– When I visited in 2002 Norway and then saw the thin wooden street light poles, I realized what shock it had been for the Norwegian emigrants to see the giant trees they had to cut down in New Zealand before they could cultivate the land.
It’s historian Valerie A. Burr that is saying this. She resides in Palmerston North, but has Norwegian heritage with roots in Vestre Aker and South-Odal. She is the author of the book “Mosquitoes & Sawdust. A history of Scandinavians in early Palmerston North & surrounding districts.”
When she worked on the book, she was surprised to read about Scandinavians relationship with the Germans during the First World War. It let to her writing her master’s degree thesis on the relationship between German and Scandinavian immigrants on Somes Island in New Zealand.
Looked at their appearance
– How did the people in New Zealand view the newcomers from Scandinavia?
– I can point to an article in a newspaper where it was written “they obviously have a very foreign appearance, they do not look particularly intelligent, but since they are in good health and have good physique, they will no doubt be useful settlers in some of the districts. ”
And the Norwegians got their properties in the forest areas, says Valerie, which normally uses only Val. The Danes, however were not as skilled workers in forestry, but did well as farmers.
– The Scandinavian immigrants came to conditions worse than they had thought. They did not get enough work and many starved, as well as battling both epidemics and forest fires.
Did they have it worse than other immigrants?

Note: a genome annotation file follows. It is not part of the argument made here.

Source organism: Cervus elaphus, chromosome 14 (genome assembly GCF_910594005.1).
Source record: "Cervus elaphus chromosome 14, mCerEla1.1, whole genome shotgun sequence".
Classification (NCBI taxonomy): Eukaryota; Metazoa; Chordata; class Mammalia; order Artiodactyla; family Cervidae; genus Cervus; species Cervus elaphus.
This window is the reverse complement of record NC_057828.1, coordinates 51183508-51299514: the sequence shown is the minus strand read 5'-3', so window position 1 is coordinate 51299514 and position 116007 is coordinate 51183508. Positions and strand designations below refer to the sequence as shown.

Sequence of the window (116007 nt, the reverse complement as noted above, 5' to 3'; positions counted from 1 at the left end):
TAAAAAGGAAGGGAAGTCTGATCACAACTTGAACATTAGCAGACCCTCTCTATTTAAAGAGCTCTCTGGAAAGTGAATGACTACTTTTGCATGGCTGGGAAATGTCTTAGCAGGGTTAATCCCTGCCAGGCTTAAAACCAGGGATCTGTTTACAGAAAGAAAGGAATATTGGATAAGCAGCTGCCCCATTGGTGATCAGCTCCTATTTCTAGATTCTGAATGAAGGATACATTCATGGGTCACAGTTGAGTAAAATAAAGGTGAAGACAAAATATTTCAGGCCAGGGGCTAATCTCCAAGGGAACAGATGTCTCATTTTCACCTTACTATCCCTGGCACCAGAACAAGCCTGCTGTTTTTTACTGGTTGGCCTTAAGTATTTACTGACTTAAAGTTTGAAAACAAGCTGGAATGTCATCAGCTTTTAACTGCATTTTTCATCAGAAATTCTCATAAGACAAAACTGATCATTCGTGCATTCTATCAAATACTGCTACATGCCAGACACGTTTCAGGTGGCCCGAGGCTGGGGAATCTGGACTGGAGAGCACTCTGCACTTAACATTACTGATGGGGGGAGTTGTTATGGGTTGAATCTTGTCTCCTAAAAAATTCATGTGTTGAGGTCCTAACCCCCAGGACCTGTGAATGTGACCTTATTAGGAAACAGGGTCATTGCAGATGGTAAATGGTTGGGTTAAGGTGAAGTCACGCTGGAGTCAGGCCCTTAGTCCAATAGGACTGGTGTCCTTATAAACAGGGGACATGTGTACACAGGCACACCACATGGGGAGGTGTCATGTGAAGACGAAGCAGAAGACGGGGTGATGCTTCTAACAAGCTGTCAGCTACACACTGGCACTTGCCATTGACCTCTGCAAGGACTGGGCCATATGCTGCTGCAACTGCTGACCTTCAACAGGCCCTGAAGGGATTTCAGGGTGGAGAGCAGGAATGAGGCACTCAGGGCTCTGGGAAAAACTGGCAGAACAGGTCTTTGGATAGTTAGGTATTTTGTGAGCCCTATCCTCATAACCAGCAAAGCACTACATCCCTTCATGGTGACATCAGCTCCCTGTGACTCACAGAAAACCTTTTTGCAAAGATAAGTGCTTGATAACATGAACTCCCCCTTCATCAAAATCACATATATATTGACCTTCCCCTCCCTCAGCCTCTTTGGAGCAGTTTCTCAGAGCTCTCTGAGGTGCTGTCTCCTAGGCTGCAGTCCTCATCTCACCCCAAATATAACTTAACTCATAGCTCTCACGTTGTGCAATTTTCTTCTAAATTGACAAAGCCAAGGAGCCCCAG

– No, others experienced about the same. The economic depression of the 1880s was severe, but the people did not starve to the point were they died. But it was difficult for them as social welfare programs did not exist during this time.
Known Sawmill Owners
– Did any of the Norwegians do well for themselves?
– Yes, especially Johan Richter, Jacob Nannestad and Frits Jenssen, who ran the big sawmill and mill. Jensen became the mayor of Palmerston North.
Had to preach in English
– Edvard Nielsen worked as a young Methodist Preacher in Odal before in 1872 he emigrated to New Zealand. He became a famous and revered pastor. But in 1893, the Methodist Church, decided that their ministers would no longer preach in Norwegian, but in English. It led Edvard Nielsen to move away from the Norwegian heartland of Norsewood on the North Island, where so many from Odalen and Glåmdalen settled.
How do you view the decision to only preach in English?
– It hit severely the seniors who do not speak English. However, it is clear that it benefited the young people that had already learned to speak English in the schools. So to keep the young, it was a wise decision. But the German settlers, which were in larger numbers than the Scandinavians, continued to hold church services in German until World War I. Then it became forbidden to speak German.
– It seems as though many of the Norwegian descendants are very concerned about their roots. Are there any areas where they still speak Norwegian on a daily basis?
– No, but some small groups still try to preserve the language in the cities. I heard from someone who worked at the cafe in Dannevirke, which is about a thirty minute drive south of Norsewood, that they often meet Danish tourists that are there to try to find people who can still speaks Danish, says Val A. Burr.